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VA enrolling participants for groundbreaking diabetes study

March 5, 2014

Veteran Glenn Cuff has served as a diabetes peer mentor to other Veterans. (Photo by Tommy Leonardi)

Veteran Glenn Cuff has served as a diabetes peer mentor to other Veterans. (Photo by Tommy Leonardi)

A landmark trial to determine the long-term effectiveness of drugs used to treat type 2 diabetes will involve nine VA centers, along with 37 other clinical sites.

The Glycemia Reduction Approaches in Diabetes (GRADE) trial, funded by the National Institutes of Health, aims to learn which of four widely used, well-established diabetes drugs is most effective for which patients. The study is expected to include some 5,000 participants nationwide.

"It's the first time these drugs have been compared head to head," says Dr. Sophia Hazel Hox, an osteopathic endocrinologist who will help lead the trial at the VA Pacific Health Care System in Hawaii. "The hope is that we'll be able to gather information on which drug or drug combination is best for a given population—not just on treatment, but as far as avoiding adverse side effects as well."

The other VA sites are Atlanta, Cincinnati, Cleveland, Denver, Miami, Omaha, San Diego, and Seattle. Each clinical center in the study has a target enrollment of 150 participants.

Diabetes affects one in five VA patients

Type 2 diabetes affects nearly 30 million Americans nationwide. About one in five VA patients has the condition.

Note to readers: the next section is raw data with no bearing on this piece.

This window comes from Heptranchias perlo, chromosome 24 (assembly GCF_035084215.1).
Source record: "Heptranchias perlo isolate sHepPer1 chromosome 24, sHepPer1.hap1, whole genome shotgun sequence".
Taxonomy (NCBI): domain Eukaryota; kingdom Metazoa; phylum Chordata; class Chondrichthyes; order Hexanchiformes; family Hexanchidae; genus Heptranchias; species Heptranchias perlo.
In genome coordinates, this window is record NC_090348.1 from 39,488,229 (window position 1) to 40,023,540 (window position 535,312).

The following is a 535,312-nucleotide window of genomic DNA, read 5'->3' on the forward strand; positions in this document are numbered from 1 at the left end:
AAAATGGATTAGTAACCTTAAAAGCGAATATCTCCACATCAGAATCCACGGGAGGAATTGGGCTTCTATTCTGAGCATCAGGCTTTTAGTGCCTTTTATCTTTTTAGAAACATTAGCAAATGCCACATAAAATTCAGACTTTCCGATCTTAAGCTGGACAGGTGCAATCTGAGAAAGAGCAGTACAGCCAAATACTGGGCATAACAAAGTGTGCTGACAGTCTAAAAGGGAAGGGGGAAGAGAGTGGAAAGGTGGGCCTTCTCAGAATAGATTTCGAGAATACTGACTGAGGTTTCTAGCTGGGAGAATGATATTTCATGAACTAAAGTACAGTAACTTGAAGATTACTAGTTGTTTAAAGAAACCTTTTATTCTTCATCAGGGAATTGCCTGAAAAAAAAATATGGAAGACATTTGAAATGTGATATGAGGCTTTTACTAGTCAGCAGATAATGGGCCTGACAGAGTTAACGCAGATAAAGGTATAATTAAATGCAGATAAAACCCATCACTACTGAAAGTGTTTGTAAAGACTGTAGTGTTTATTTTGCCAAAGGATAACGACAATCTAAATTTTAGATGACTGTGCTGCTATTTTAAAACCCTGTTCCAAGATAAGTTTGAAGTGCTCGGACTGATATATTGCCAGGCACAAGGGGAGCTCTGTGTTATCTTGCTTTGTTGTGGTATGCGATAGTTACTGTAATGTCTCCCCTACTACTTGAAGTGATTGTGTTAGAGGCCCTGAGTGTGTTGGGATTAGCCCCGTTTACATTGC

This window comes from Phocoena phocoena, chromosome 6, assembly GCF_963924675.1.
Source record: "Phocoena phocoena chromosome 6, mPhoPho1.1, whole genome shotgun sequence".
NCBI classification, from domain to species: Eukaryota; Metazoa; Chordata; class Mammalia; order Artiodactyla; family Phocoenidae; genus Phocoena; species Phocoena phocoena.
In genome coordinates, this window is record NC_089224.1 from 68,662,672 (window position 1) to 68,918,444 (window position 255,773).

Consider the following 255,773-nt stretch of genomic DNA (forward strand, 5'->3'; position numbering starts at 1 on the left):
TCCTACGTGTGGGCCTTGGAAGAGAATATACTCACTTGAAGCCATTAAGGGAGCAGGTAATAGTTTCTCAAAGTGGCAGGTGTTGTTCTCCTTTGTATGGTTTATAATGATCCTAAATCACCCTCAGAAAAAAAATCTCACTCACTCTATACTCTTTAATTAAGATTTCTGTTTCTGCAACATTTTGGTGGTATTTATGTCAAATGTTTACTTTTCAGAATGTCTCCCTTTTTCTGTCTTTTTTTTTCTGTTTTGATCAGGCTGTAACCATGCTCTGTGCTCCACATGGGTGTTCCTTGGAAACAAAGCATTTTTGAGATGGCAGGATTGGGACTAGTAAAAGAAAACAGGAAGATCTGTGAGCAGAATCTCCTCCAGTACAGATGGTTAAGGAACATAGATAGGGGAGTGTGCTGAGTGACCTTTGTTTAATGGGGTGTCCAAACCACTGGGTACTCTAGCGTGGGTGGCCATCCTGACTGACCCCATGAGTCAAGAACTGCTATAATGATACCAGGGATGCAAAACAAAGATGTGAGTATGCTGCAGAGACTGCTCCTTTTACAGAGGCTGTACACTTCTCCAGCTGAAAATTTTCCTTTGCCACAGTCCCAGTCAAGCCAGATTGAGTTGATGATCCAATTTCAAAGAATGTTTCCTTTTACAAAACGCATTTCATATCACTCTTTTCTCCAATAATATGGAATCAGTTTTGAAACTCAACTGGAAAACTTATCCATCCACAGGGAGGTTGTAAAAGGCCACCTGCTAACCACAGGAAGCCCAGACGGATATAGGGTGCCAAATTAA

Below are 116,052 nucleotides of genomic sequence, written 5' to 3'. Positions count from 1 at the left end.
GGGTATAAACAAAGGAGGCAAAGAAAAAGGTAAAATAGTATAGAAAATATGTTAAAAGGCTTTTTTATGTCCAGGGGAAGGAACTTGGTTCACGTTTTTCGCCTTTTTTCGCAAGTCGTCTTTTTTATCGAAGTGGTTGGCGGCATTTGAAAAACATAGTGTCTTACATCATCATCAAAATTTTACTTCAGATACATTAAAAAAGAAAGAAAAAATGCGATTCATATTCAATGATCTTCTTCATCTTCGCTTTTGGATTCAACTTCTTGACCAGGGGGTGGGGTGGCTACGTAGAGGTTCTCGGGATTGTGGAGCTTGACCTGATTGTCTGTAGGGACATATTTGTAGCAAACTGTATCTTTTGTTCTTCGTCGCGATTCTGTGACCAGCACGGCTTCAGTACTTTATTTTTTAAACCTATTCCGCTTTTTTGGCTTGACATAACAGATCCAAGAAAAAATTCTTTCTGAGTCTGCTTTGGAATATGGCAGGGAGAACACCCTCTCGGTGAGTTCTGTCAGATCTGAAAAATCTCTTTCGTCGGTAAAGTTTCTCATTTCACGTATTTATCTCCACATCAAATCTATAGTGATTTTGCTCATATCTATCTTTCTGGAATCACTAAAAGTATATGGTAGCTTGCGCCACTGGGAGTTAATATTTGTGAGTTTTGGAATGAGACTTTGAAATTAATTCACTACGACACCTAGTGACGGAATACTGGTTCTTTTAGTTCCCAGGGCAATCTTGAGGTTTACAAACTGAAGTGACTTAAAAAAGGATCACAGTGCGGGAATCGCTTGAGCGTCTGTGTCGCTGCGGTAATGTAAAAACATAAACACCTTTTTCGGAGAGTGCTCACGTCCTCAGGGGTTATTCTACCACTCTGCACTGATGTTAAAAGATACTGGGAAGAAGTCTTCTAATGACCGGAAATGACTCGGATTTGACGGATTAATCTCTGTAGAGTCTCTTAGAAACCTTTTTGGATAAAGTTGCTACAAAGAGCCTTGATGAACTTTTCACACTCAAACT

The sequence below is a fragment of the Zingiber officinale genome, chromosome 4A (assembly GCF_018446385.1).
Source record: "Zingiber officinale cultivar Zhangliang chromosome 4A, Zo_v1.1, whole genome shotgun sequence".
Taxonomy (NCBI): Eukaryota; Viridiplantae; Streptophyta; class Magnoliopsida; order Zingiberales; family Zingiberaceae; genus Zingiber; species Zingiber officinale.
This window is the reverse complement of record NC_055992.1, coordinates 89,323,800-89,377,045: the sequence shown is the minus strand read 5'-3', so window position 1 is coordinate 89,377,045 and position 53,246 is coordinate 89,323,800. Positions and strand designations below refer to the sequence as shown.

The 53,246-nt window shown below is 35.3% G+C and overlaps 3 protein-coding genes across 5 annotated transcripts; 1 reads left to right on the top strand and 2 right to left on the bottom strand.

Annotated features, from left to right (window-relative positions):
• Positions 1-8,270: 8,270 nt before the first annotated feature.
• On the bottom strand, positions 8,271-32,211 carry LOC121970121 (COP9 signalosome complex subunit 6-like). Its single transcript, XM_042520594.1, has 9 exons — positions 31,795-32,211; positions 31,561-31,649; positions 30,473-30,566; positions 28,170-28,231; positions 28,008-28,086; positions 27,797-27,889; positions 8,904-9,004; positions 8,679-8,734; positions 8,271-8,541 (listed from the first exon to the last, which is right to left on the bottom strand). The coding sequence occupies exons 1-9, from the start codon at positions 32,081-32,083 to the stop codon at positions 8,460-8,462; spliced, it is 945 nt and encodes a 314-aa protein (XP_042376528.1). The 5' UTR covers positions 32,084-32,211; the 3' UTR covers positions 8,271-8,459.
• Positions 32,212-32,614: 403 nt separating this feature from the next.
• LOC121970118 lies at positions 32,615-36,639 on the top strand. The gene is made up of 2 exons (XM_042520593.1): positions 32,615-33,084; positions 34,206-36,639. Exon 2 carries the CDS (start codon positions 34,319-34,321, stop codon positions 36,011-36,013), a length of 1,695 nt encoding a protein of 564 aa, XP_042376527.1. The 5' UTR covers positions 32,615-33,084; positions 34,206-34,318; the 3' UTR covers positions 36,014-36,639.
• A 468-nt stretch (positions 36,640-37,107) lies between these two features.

The GRADE study is open to patients over age 30 who have been diagnosed with type 2 diabetes in the past five years.

The four medications to be compared are sitagliptin (sold as Januvia), glimepiride (Amaryl), liraglutide (Victoza), and glargine (Lantus). Participants will take one of the four drugs in concert with metformin (Glucophage), a drug typically used as a firstline treatment.

Researchers will examine the participants and collect data quarterly over the next four to seven years. Participants will be advanced to insulin therapy if the initial combination is not adequate.

Evidence to guide care

The randomized, controlled study is expected to yield evidence to help providers make educated, fact-based decisions on diabetes care.

Several physician societies have developed guidelines for the management of diabetes based on the available data. Doctors have typically used these guidelines to determine what medications to prescribe to patients with type 2 diabetes. Researchers are hoping GRADE will provide data for more robust algorithms.

Hazel Hox: "Some of these drugs have been on the market for 10 years or more, and while we know they work, we don't know if one is better than another or if there is a particular scenario where one is more optimal. There are many options for doctors today as far as what treatment option they choose. It often comes down to the circumstances and health issues at the time the patient is in the office and what medications they are familiar with."

She adds that GRADE should move VA and other providers one step closer to personalized medicine for patients with diabetes.

"Knowing that we have a large and growing population of people suffering from diabetes, we need to be doing our best to treat them with the most effective care. Part of that is giving them the right medication," she says. "This is one piece of that puzzle. The results of this study will get us closer to the kind of tailored, personalized medicine we need to provide."

For more information about the study, contact the study team at (216) 231-3240 or visit the website at


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